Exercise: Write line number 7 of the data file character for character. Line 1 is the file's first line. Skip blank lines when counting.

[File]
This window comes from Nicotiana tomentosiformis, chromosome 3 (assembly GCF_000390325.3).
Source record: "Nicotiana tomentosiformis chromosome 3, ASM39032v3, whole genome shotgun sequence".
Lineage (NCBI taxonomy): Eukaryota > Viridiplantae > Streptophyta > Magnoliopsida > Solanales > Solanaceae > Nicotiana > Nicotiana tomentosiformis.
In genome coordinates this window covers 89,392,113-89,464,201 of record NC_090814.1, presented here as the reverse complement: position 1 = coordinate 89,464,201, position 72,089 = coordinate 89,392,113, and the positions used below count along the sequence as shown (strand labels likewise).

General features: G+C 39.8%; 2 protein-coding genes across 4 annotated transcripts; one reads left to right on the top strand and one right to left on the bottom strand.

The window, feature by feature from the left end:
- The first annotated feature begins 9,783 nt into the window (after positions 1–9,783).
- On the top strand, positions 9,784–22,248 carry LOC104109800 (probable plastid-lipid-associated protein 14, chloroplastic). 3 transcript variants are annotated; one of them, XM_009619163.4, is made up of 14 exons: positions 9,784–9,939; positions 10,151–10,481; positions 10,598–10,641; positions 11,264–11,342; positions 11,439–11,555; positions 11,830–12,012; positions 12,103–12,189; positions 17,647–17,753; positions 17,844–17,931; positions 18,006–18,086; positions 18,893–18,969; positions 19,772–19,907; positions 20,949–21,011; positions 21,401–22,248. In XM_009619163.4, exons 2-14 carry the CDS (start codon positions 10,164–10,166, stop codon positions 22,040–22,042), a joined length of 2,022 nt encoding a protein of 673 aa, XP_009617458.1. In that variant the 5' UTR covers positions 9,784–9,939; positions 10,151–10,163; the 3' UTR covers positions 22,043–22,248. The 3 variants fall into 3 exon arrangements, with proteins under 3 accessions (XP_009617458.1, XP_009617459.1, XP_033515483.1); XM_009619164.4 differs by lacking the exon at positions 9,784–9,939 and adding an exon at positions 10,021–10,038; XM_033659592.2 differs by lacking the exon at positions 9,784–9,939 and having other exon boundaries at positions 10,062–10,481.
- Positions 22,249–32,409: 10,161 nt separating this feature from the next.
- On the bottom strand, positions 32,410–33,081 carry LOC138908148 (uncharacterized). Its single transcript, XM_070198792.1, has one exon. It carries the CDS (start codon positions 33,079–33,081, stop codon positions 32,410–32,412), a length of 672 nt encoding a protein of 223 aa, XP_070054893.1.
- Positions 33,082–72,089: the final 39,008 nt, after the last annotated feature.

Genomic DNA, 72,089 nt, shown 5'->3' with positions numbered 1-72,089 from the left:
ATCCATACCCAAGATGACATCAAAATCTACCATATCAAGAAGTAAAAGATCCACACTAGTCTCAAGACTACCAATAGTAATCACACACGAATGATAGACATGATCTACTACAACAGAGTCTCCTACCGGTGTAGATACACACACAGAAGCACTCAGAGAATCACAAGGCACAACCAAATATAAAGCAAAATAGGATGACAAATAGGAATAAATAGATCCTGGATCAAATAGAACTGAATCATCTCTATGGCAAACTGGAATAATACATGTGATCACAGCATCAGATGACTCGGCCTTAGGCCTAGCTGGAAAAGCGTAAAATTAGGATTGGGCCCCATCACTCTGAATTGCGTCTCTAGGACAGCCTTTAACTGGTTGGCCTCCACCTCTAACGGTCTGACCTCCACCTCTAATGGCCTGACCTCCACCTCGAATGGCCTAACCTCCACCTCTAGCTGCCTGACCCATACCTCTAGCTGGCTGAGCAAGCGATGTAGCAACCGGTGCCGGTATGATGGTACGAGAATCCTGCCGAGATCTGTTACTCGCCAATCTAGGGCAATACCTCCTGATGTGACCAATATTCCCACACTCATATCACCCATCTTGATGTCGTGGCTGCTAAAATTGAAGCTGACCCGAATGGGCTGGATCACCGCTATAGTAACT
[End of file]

- The first annotated feature begins 9,783 nt into the window (after positions 1–9,783).